One of our daytime excursions was to the National World War II Museum.
It may seem like an unusual location for a "National" museum, however, two important connections explain why it is here. The historian Stephen Ambrose, author of Undaunted Courage, and Eisenhower in Berlin, was a professor of history a the University of New Orleans from 1960 till 1995. He donated the first $500,000 for the museum and campaigned for generous donations from the State of Louisiana and other well known celebrities.
The second connection is the Higgins Industries, the New Orleans company that designed and produced the landing craft for the D-Day invasion of Normandy as well as the PT boats also used during WWII. A quote from President Dwight D. Eisenhower "If Higgins had not designed and built those landing craft, we never would have landed over an open beach"
The museum is a series of buildings, each telling a different piece of the WWII saga. The experience begins with a 4D movie, produced by Tom Hanks, that surrounds you with sounds, lights, and movement. Quite a surprising experience. With pictures, changing on-stage props, moving seats, blinding searchlights, the experience of the war build up, duration and ending are recreated for the audience.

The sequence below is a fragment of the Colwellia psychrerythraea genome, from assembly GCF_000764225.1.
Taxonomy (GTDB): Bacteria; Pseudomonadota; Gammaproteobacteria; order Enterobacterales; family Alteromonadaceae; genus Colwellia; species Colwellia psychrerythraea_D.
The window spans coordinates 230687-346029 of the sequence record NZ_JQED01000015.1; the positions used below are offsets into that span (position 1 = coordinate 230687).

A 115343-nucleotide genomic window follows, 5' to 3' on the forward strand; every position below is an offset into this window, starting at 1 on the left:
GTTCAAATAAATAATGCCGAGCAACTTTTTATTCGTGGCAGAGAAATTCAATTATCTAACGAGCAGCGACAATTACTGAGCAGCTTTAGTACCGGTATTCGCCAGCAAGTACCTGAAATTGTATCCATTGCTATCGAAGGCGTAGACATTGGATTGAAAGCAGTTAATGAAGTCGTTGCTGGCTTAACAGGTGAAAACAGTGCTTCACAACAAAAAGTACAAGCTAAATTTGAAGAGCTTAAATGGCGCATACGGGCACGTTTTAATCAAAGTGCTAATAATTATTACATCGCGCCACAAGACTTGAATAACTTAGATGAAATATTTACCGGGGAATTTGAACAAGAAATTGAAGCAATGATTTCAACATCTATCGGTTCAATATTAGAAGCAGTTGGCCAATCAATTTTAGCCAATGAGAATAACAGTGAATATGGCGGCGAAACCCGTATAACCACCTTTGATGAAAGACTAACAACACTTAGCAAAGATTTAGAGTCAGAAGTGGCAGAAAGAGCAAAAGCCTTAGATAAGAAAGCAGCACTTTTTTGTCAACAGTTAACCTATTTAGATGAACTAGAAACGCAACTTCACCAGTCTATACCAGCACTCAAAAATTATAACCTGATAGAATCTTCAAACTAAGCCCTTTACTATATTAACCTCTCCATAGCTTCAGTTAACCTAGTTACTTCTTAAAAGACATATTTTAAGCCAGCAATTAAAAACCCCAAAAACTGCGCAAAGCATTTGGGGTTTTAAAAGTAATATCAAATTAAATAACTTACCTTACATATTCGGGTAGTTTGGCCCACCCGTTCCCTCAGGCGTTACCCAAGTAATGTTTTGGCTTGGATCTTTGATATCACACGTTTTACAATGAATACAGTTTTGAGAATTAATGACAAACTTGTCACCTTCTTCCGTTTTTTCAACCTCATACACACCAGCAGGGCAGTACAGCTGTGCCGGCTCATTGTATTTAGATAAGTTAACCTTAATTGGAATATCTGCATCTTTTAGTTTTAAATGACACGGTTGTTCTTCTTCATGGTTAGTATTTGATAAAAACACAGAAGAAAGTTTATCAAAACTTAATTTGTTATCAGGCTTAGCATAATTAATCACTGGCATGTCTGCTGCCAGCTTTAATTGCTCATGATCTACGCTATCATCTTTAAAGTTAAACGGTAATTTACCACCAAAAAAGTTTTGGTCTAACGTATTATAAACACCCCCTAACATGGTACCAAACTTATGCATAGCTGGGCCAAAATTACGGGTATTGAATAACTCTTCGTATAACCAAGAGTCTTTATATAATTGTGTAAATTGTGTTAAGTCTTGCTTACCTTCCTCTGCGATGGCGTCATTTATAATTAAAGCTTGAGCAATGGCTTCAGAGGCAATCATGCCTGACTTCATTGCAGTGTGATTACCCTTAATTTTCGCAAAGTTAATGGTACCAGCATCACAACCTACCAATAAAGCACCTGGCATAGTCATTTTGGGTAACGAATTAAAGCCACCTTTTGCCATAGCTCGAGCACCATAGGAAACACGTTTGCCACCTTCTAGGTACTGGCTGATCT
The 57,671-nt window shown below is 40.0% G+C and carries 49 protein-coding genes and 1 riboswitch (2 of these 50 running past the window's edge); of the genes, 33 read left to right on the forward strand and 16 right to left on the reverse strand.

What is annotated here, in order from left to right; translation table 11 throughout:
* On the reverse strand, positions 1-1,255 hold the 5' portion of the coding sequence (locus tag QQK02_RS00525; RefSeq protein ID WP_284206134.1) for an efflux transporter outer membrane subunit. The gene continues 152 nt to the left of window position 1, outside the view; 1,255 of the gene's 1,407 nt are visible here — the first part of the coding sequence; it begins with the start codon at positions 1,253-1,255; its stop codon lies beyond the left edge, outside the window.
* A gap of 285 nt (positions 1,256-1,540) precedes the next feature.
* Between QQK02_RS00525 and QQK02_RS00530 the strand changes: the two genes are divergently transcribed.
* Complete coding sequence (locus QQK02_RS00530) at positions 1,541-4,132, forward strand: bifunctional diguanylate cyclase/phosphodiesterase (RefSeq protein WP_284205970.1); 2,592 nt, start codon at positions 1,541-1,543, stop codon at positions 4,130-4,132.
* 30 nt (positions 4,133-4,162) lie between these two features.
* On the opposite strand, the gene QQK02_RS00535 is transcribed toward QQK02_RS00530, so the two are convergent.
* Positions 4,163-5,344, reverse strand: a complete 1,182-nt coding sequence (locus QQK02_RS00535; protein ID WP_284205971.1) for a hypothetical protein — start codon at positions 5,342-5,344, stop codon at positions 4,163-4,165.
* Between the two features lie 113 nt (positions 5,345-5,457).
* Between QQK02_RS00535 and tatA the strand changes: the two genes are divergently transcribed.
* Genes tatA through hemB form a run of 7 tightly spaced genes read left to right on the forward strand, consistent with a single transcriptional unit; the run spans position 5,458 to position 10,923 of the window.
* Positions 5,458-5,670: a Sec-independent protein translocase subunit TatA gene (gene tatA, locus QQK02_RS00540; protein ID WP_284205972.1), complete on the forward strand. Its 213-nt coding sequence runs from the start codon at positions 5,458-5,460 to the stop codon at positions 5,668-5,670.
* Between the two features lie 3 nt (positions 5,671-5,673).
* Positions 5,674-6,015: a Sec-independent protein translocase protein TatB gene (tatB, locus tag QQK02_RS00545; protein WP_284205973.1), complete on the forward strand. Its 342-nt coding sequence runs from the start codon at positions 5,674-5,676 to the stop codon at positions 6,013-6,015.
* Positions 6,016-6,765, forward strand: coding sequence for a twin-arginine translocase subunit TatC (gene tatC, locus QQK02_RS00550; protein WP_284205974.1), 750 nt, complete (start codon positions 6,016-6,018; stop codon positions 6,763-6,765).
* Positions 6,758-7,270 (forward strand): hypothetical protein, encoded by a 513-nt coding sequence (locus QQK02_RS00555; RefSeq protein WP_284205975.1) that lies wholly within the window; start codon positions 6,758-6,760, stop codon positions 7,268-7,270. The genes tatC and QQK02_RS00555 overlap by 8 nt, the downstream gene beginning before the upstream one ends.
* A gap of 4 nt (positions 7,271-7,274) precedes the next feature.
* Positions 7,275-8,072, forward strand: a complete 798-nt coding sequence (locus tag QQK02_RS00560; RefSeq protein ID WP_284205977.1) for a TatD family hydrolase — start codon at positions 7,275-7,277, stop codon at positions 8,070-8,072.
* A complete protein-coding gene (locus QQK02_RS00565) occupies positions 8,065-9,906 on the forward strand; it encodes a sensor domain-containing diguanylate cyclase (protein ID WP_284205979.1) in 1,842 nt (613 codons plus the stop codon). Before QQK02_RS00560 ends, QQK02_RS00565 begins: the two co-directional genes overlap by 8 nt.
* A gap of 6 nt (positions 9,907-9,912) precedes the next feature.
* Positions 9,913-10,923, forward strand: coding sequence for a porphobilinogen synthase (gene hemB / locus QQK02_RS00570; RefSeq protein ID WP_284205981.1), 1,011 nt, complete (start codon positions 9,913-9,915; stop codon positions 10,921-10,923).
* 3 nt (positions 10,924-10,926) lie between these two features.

The "Campaigns of Courage" building chronicles the war in the Pacific on one floor and the European campaign on the second floor. Displays include personal stories, actual film taken during the war, troupe photographs, and many artifacts. Each section contained animated maps of where the allies were advancing or losing ground. The visual impact of the graphic maps made me realize the enormity of the conflict much more than past reading about the war.
Higgins boats were on display in another building
Hard to believe they were still using carrier pigeons to relay information during this war.
We found both at a small garden cafe called Great Legends Park
After dark things get lively
An entire store full of Mardi Gras beads
The street is closed to traffic, crowded with people and sights you will never see in Bangor.
More sights that I determined not appropriate here.
Before we left we wanted to try the famous New Orleans Beignets at the Cafe DuMonde. Twice when we stopped there the line was two blocks long, so we settled for some at a stall in the French Market.
A fun visit to an exciting city. Can't imagine what it would be like during Mardi Gras